I did take two summers off to baby sit. I remember now that when I was ten, I kept three baby and toddler boys, and when I was twelve, I kept my own infant half-brother, Wayne. Wayne was my favorite thing in the world, but my mom even paid me $10 a week. I would have gladly done it for free! Those were the days when baby-sitting meant doing everything from ironing, to cleaning, to meal-preparation. A lot of responsibility for a ten-year-old.
Nobody seemed to think that there was anything strange about a child in attendance at a hospital. I was treated like all other workers, except due to child labor laws, I was unpaid. But in addition to all those free meals, I received some pretty high-quality childcare, mostly delivered by nurses and doctors. I also received, I'm sure, lots of free medical care.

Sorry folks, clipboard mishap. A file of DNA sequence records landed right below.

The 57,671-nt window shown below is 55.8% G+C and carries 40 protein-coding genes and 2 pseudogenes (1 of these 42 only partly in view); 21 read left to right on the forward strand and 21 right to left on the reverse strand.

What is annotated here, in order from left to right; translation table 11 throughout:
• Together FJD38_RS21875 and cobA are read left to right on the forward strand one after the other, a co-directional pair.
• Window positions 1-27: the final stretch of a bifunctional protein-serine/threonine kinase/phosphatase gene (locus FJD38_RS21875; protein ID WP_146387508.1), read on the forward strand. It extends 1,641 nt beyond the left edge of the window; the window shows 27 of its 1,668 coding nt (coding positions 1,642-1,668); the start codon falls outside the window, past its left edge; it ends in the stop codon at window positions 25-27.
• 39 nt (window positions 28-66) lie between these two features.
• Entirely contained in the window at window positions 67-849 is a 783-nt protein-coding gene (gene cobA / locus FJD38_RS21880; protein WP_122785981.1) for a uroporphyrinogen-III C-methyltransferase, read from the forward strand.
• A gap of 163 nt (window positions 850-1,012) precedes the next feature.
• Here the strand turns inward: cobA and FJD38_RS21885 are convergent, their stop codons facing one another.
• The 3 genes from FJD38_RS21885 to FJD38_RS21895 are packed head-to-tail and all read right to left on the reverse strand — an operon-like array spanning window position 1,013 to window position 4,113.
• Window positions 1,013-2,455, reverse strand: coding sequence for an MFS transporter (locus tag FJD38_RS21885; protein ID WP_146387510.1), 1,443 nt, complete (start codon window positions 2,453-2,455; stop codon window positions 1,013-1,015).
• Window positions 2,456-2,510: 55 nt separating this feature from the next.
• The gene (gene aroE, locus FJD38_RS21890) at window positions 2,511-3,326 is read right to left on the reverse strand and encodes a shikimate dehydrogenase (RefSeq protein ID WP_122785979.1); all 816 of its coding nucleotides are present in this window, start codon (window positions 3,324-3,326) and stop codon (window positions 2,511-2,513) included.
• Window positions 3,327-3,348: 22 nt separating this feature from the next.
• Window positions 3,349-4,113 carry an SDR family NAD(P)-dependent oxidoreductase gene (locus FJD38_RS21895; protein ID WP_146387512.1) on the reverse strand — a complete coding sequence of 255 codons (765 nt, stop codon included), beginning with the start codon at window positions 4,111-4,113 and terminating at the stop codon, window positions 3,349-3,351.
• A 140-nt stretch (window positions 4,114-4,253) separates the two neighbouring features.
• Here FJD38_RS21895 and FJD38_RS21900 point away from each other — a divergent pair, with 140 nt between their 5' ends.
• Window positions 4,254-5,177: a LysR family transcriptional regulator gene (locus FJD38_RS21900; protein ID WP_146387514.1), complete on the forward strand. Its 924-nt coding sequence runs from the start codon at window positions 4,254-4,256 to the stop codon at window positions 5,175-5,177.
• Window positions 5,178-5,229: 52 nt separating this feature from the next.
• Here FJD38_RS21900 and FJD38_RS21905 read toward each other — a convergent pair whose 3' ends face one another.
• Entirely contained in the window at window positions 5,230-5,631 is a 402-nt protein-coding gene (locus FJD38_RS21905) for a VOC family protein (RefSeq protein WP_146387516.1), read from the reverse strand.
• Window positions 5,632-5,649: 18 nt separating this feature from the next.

I delivered fresh ice water, changed beds, and eventually worked my way up to bathing patients and putting them on and off of bedpans. I emptied lots of urinals. I saw a lot a child should never see. I suppose now, it would be considered abusive, but at the time, I was perfectly in my element and could hold my own with all the other colorful workers at Hickory Memorial.
The dining room was in the part of the basement that had at one time housed the 'colored ward' of the hospital, although any vestiges of segregation had been removed prior to my arrival. Apparently just prior. I don't recall ever having seen any evidence of such a thing as segregation in my early childhood, and this fact surprises a lot of people of my age, as many do have very clear memories of it. I was an aware child, and I was confused by the fact that although black people lived on the street over from me at Mama Bea and Poppy's, none of them went to school with me. But then, I was always taken to the school across town near Granny Pitts' house where Mama Bea worked in the cafeteria before beginning at Hickory Memorial. So, in my mind, I guess I assumed that those children just went to the school I should have gone to.